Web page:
Dominic DeMasi – Taking Advantage of Opportunity with Lynchburg

Pitching is an inherently difficult activity. It takes many years to master the art of hurling the baseball over home plate with consistency and accuracy. The minor league system provides opportunities for pitchers to hone their craft. For Dominic DeMasi of the High-A Lynchburg Hillcats, his journey through the Indians farm system has been about developing that consistency.

“When I got drafted I was actually more over the top mechanically,” said DeMasi. “I throw a sinker, cutter, and slider. I’m just trying to repeat the same stuff. The change from when I was drafted is now just getting repetition.”

The Indians selected DeMasi in the 31st round of the 2014 draft out of Valdosta State. In his professional career, he has operated primarily as a reliever, having started only four games prior to the current campaign. This season, when pressed into duty as a starter, he performed quite well, on par with most of the other pitchers who have taken turns in the Hillcats rotation.

“It’s pretty crazy. They keep telling me I’m still a reliever, and I have like eleven starts now,” says DeMasi. “It’s just baseball both ways. I don’t think about it. I started in college as a junior, so I have a feel for what my routine is as a starter.”

In eleven starts, he achieved a 4-1 record with a 2.14 ERA and held opposing batters to a .197 batting average. In the second of those starting assignments, he pitched five innings against the Salem Red Sox, facing the minimum 15 batters while allowing only a single hit. The lone base runner was promptly erased by a double play.

His most recent start, number 12, was on the road in Kinston, facing off against the Down East Wood Ducks. He tossed seven strong innings, allowing only three hits and a walk and no earned runs. Multiple errors put two runs on the board before DeMasi left the game, and he got tagged with a loss to move his record to 4-2.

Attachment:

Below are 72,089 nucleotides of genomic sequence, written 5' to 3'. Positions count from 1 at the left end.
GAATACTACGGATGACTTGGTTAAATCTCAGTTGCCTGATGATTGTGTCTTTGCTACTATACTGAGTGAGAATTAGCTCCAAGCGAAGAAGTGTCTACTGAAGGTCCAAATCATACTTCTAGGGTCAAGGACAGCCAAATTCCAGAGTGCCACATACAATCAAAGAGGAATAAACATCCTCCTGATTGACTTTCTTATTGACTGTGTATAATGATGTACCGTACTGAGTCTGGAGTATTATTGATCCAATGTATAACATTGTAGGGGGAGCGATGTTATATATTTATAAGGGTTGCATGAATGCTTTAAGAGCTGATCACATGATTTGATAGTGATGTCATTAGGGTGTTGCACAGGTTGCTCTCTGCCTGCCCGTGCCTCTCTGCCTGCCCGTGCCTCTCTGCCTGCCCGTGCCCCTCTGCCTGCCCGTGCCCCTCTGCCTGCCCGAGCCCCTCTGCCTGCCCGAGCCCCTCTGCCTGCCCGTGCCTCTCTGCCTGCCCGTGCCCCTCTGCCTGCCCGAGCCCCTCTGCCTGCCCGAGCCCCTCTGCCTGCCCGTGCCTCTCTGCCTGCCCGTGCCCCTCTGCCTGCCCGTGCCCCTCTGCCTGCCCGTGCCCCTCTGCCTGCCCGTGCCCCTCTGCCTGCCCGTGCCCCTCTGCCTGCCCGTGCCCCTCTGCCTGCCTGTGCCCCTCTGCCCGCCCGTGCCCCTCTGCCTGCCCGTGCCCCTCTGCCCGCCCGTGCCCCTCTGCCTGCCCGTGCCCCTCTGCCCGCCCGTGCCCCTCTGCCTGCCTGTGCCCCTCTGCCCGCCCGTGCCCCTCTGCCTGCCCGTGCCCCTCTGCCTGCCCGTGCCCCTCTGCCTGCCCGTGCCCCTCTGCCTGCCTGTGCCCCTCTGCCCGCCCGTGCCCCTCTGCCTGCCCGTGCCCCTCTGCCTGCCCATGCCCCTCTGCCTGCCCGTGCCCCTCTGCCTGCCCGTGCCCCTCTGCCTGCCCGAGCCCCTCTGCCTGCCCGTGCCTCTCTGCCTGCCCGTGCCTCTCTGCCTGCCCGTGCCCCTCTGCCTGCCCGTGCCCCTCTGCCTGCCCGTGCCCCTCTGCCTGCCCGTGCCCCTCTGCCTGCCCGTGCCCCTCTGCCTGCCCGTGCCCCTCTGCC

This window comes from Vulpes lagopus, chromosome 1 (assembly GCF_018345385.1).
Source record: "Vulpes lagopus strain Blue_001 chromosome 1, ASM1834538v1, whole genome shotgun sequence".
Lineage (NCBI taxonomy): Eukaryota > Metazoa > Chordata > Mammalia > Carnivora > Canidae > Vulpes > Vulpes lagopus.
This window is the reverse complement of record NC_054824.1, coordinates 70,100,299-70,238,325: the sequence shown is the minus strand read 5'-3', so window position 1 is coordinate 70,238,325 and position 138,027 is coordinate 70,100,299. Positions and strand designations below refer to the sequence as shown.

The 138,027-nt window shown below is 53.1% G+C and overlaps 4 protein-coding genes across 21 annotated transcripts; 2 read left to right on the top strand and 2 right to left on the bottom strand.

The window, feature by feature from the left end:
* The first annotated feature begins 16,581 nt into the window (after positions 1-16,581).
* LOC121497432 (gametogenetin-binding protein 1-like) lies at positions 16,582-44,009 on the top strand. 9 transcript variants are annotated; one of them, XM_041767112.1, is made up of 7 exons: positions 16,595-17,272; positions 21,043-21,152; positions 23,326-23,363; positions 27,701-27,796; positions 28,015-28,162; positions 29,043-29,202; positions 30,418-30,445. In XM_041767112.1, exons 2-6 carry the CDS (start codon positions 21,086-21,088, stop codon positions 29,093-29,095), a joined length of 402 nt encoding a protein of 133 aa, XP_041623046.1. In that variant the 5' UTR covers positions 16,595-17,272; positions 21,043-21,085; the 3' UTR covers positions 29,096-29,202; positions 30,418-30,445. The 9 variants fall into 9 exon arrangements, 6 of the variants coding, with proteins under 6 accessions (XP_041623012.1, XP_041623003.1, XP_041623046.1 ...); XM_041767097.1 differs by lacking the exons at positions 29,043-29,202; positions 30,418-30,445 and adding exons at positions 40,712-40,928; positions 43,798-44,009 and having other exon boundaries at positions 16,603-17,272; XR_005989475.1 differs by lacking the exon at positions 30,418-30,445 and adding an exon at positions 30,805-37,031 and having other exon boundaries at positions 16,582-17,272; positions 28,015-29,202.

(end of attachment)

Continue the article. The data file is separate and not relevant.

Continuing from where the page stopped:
A native of East Rockaway, New York, on Long Island, his family relocated to Georgia when he was just three years old, so he considers himself a southerner, having lived in Georgia his whole life since. He attended Calvary Baptist High School where the team he played on made it to the final four his sophomore and senior years, and the final eight during his junior season. His hitting coach was an alum of Valdosta State and had attended his high school and got DeMasi a tryout with the Blaze.

“I had signed with South Georgia, a junior college,” DeMasi said. “My coach got me a showcase and I fell in love with Valdosta State at the get go.”

The school is more of a football environment, and DeMasi played on both the football and baseball teams while in college, alternating seasons between pitching and punting. Notable Valdosta State athlete alumni include Jessie Tuggle, a Pro Bowler for the Atlanta Falcons, Maurice Leggett, and Antonio Edwards, among other NFL players. On the baseball side, the most notable figure is Jason Bulger, who was a first round selection of the Arizona Diamondbacks in 2001 and saw time in the Majors over seven seasons, first with the D-Backs and then the Los Angeles Angels.

“It was a lot of fun,” says DeMasi. “During football season, I would go to baseball three times a week, Monday, Wednesday, and Friday, just to throw and get my arm moving. During baseball season, I wouldn’t throw the football, I would wait till summer.”

Two experiences motivated DeMasi to target the baseball draft. Conditioning from summer workouts for football increased his endurance. During a scout day during his junior year football season a coach observed DeMasi and urged him to follow in the tradition of previous Blaze athletes and pursue a chance to be drafted in baseball.

“I hit 94 on scout day and he [DeMasi’s pitching coach] said, ‘You have a shot at this if you keep working.’ I put all my chips in and did what I had to do to get drafted.”